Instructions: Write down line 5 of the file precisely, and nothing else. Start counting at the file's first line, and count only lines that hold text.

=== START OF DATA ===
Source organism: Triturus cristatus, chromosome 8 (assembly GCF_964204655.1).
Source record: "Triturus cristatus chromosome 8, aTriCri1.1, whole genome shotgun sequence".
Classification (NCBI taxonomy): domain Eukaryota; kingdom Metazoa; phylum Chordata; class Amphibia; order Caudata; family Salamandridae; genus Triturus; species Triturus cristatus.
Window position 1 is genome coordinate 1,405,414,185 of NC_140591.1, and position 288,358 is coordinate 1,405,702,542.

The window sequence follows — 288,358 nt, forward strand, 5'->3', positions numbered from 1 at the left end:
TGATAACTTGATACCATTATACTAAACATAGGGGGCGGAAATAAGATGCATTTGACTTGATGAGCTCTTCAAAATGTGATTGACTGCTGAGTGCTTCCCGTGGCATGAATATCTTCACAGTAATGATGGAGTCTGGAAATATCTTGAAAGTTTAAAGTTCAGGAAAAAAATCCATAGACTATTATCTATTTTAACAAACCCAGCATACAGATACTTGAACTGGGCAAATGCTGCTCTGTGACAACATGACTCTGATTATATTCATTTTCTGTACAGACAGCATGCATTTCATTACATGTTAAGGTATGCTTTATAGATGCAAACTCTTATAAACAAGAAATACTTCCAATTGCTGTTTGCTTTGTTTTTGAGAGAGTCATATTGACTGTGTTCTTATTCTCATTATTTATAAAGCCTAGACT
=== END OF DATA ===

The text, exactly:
The window sequence follows — 288,358 nt, forward strand, 5'->3', positions numbered from 1 at the left end: